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Fostering Sustainability and Innovation in Agriculture
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RecoveryPark Urban Farm Launches, Employs Recovering Detroiters

October 6, 2014 |

Image courtesy of RecoveryPark

Image courtesy of RecoveryPark

“Detroit has too much vacant lands, and too few jobs,” reads a statement on RecoveryPark’s website.  “We have a solution to both.”

The Motor City-based nonprofit venture seeks to use urban agriculture to revitalize neighborhoods and create jobs for recovering addicts and others with barriers to employment

Founded by former financial consultant Gary Wozniak, the initiative has big ambitions: an urban farm, a food processing center and possibly an indoor fish farm. Originally pitched as a network of gardens stretching out over a 2,475-acre area on on the city’s east side, the farming zone has since been scaled down to a  narrower 110-acre footprint. Plans call for a hybrid season with plants growing in the ground, in high tunnels for season extension and inside a hydroponic system. Construction is expected to take five years.

Right now, these plans are still in seed form. Current farming efforts are taking place in a 30′ x 144″ high tunnel that houses 66 raised bed gardens. The 4,300-square-foot structure sits in a parking lot of a 77,000-square-foot former food processing building located on Detroit’s east side. Donated last year, the building itself is now being used as a testing site for vertical hydroponic growing.

RecoveryPark started as a side project of SHAR (Self Help Addiction Rehabilitation, Inc.),  a nonprofit that provide services to people struggling with substance abuse. Wozniak, himself a recovering addict, has been the guiding hand since its genesis in 2008. Launched with philanthropic money from groups like the Erb Family Foundation, it has plans to spin off parts of its operations into worker-owned cooperatives connected to the larger collaborative. 

While Wozniak believes RecoveryPark can eventually create 1,080 jobs through growing, value-added food processing and distribution efforts, the present staffing situation is a bit more restrained. The farming side of operations is currently handled by full-time farmer Michelle Lutz, who has 20 years experience as a certified organic grower, and a part-time associate from SHAR with additional support coming from another staffer.

According to Lutz, their crops now include “a lot of specialty varieties of peppers, eggplant, tomatoes, beans, peas, herbs, greens, carrots, radishes,” selected to meet the needs of prospective restaurant clients.

RecoveryPark workers built their pilot high tunnel over a 48-hour period this past April, taking about two weeks to fill them out after construction. Simultaneously, seedlings were started in the vestibule of RP’s main office and later planted inside the high tunnel along with directly seeded crops. Successive generations have utilized both methods depending on the plant. Lutz plans to switch in new crops as soon as possible after harvesting.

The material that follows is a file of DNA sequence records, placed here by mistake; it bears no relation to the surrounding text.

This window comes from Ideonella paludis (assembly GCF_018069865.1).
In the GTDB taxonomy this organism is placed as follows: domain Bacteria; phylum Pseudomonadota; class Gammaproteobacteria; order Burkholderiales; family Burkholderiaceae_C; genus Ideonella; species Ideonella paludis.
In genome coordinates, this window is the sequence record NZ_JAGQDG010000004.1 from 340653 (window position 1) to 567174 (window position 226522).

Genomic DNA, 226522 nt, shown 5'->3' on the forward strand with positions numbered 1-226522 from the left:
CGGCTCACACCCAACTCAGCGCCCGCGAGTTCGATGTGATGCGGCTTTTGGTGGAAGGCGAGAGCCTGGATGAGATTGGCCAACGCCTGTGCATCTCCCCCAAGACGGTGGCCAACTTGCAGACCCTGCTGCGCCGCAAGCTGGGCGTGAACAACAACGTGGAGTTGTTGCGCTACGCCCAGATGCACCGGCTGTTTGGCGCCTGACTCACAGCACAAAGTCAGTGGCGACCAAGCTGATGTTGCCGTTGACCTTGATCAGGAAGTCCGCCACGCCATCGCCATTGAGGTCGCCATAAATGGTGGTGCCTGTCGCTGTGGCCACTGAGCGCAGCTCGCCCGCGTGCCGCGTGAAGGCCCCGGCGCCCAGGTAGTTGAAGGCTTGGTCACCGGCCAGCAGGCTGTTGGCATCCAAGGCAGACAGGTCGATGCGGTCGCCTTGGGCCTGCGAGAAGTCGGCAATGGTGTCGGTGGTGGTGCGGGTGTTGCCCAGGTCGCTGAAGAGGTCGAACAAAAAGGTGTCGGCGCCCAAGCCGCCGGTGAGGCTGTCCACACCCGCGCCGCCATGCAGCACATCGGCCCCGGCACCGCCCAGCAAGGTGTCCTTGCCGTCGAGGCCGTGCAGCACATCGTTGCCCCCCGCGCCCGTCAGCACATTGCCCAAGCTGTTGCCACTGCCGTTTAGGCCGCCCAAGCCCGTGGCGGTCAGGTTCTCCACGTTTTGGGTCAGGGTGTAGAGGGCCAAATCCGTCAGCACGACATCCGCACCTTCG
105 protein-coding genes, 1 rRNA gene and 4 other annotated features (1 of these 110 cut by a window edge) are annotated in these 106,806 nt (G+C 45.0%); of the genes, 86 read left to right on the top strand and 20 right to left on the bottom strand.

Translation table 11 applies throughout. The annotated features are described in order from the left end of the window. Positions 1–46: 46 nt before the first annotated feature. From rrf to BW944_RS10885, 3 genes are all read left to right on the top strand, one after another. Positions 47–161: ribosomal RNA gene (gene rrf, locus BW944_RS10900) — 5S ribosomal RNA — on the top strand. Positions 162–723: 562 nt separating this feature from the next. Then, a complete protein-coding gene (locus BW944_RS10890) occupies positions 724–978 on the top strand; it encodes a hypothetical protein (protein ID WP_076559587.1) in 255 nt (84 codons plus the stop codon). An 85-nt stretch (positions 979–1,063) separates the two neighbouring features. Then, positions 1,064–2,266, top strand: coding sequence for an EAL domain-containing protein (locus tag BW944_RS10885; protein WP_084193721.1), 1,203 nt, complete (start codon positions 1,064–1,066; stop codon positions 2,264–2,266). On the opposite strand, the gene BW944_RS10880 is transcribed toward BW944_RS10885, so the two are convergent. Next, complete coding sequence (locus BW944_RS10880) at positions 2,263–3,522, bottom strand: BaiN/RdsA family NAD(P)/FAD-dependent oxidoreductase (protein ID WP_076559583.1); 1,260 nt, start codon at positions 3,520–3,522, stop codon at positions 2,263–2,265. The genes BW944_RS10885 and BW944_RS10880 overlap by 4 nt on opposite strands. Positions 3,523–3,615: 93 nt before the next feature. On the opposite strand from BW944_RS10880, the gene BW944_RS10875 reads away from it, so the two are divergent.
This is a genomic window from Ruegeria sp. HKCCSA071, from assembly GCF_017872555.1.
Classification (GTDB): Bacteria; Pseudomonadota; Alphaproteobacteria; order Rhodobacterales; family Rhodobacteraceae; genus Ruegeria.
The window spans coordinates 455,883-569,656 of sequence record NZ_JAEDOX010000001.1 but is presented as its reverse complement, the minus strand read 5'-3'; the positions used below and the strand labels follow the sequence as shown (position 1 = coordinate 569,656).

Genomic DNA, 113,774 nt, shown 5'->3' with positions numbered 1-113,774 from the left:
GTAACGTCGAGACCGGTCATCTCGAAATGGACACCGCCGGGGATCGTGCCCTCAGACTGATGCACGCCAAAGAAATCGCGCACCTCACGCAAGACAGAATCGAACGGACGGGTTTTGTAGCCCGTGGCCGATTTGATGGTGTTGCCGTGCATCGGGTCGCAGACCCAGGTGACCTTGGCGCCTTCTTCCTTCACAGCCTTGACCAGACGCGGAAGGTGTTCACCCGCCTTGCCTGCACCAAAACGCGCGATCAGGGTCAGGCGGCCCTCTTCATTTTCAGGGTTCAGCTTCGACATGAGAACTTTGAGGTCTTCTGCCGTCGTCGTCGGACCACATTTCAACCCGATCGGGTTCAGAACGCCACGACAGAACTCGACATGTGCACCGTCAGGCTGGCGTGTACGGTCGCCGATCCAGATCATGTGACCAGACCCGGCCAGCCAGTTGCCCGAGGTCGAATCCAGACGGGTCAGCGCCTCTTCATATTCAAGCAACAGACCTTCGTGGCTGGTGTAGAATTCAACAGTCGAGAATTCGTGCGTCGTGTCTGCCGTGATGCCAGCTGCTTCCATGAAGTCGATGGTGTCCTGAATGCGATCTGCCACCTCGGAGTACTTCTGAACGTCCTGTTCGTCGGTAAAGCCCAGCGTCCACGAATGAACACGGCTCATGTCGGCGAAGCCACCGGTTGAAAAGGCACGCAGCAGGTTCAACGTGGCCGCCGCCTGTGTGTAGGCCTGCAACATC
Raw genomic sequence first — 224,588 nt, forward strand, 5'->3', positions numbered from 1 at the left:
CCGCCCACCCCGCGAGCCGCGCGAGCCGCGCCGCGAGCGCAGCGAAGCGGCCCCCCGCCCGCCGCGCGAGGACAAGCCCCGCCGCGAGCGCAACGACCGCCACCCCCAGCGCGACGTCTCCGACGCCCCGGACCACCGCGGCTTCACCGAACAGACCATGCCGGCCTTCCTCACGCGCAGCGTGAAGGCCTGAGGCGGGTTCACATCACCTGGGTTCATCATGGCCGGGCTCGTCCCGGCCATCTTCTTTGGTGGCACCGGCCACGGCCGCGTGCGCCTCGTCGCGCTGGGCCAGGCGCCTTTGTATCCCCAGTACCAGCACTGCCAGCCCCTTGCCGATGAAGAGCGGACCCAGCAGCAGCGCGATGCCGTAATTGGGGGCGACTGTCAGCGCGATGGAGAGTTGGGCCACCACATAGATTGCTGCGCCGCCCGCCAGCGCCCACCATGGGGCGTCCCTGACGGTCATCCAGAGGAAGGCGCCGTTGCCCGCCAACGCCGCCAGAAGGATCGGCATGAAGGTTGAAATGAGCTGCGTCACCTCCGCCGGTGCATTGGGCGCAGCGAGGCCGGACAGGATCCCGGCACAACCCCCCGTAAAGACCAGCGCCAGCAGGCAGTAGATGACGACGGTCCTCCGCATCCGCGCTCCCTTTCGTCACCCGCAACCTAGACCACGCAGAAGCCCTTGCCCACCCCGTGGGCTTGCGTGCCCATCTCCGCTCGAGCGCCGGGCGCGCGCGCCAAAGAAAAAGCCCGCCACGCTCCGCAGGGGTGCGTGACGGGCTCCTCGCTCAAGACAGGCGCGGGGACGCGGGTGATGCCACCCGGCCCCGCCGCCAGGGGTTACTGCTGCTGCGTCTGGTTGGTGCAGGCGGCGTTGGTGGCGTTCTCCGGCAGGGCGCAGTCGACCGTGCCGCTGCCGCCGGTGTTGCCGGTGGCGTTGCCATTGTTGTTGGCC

“Some of the first crops to harvest were greens like Chinese cabbage, bok choy, lettuce, peas, swiss chard, and radishes,” she says. “Since the pilot is not done, I do not have a total amount of pounds produced yet, but that will be available. I would say that the beds needed to be deeper to allow for better trellising of some of the crop, but all in all it’s been a great growing season.”

As for employing a member of the recovering community, Lutz said it is working out.

“In full disclosure we had one set back, but he is now back on track and very happy to be back on the farm,” she says, “I truly believe having employment, a sense of purpose, is what people in recovery need.”

This season RecoveryPark is selling a mix of 30 different vegetables and edible flowers grown in the tunnel and microgreens grown in their four-tier 4’ x 8’ hydroponic facility. According to Wozniak, business has been good this year, considering the program is still in its pilot phase.

“Sales are under $30,000 for the season—well above what similar spaces command in rural settings,” he says. “The purpose of the pilot was to test the market for our curated product mix, validate our growing methods, demonstrate our ability to market to high end restaurants and validate our pricing strategy.”

Since RecoveryPark is still evolving, plans for worker-ownership elements are still very much works in progress. The company will review the successes and challenges of their initial run this winter as they prepare for expansion next spring.

The organization is now working with Mayor Mike Duggan’s administration to acquire a 40 acres of land to allow operations to grow. Wozniak hopes to have commitments on a deal by Oct. 1 and leasing or purchase contracts signed by the end of December. In the meantime, local chefs seem to be very hungry for what RecoveryPark is offering.

“Not having enough space to grow for the demand has been frustrating,” says Lutz, “but has proven the Detroit local food movement is hot, and chefs and restaurants want to support local growers.”

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